Gary's Glossary of Great Goalscorers; Gary Lineker's Golden Boots: The World's Greatest Strikers 1930-1998. B Y Gary Lineker and Stan Hey. (Hodder & Stoughton, Pounds 17.99)
Reyburn, Ross, The Birmingham Post (England)
Don't be put off by the terrible title. Football books rarely rise above the ordinary but Gary Lineker's personal odyssey tracking down the World Cup's great goalscorers offers a fascinating insight into the game's history.
Lineker interviewing Sir Tom Finney provides an intriguing analysis of English football's harrowing encounter with reality in the 1950s. The decade started with a 1-0 defeat v the United States and later came two massacres at the hands of the brilliant H ungarians.
England had lost 6-3 at Wembley in 1953 and then 7-1 in Budapest in 1954. Astonishingly this great Hungarian side, unbeaten for four years, lost the 1954 World Cup final 3-2 after being tactically outmanoeuvred by West Germany.
Such was the huge disappointment back home they delayed their return a week on government advice and when they did get back were warned by police to avoid the streets.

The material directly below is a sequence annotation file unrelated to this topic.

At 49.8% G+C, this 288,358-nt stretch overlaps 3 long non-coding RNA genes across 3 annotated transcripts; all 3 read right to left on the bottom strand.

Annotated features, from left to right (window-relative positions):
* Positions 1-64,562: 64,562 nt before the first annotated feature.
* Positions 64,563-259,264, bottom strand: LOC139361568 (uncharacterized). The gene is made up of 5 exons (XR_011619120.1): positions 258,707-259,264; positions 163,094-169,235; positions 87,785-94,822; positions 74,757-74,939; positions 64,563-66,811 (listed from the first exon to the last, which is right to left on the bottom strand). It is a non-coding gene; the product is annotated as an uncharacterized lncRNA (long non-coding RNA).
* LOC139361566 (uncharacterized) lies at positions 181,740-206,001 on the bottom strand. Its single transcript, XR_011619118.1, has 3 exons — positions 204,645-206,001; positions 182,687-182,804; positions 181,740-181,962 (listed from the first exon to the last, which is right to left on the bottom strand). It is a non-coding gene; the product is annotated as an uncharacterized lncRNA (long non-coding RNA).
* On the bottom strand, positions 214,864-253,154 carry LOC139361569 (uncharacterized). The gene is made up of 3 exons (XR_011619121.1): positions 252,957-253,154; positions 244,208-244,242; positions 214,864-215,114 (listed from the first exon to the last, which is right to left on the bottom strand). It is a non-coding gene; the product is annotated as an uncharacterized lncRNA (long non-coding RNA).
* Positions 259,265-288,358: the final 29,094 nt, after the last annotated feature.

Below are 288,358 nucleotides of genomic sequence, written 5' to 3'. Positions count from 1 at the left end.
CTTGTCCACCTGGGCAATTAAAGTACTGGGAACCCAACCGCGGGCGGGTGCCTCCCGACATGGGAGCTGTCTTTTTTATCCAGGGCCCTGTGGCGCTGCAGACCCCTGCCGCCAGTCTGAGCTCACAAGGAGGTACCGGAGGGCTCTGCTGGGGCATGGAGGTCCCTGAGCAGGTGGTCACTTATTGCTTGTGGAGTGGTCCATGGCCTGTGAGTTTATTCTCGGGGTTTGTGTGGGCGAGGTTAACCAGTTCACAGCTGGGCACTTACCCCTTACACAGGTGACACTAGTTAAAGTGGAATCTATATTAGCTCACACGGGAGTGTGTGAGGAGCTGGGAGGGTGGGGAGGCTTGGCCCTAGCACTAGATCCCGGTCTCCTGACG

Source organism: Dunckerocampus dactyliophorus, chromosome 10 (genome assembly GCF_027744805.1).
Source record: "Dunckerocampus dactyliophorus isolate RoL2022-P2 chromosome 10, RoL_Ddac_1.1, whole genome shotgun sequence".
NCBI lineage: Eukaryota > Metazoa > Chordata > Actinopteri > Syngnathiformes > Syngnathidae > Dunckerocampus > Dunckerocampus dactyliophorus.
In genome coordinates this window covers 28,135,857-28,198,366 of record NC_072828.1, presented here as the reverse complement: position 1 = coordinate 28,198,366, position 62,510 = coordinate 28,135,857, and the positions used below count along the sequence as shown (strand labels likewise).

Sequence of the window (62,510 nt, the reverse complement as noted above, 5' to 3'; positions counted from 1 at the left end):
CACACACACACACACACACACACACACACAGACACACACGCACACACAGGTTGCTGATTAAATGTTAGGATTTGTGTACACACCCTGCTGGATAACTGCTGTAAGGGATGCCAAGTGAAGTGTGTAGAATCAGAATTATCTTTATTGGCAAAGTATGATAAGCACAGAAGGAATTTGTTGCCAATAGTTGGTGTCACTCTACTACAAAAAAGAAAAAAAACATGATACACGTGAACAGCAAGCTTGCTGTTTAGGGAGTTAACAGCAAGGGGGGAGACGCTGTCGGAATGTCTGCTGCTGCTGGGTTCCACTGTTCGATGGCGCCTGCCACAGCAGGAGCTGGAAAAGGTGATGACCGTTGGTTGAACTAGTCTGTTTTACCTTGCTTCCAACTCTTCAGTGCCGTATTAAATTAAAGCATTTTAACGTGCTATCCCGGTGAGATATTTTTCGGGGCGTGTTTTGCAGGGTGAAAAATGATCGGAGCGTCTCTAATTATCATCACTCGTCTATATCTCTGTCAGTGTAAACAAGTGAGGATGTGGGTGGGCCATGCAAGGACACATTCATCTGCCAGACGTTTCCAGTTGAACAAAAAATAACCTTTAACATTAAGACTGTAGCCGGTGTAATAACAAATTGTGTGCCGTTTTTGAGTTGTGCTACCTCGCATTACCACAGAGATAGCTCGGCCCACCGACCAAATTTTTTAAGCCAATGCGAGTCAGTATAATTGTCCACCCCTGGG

In the mid '50s, the brilliance of Manchester United seemingly offered a future route to glory. But then came the Munich Air Disaster in 1958 and the deaths of the young genius Duncan Edwards and his England colleagues Tommy Taylor and Roger Byrne.
"The England team, fortified by a strong element of Manchester United's 'Busby Babes' - lost only one match in 1956 and 1957, and even beat Brazil 4-2 at Wembley," writes Lineker.
Sir Bobby Charlton reflected sadly on the loss of Edwards and his fellow England colleagues: "They would have made quite a difference, I'm sure." If Edwards had lived, he would have been just 29 in 1966 when England finally won the World Cup. …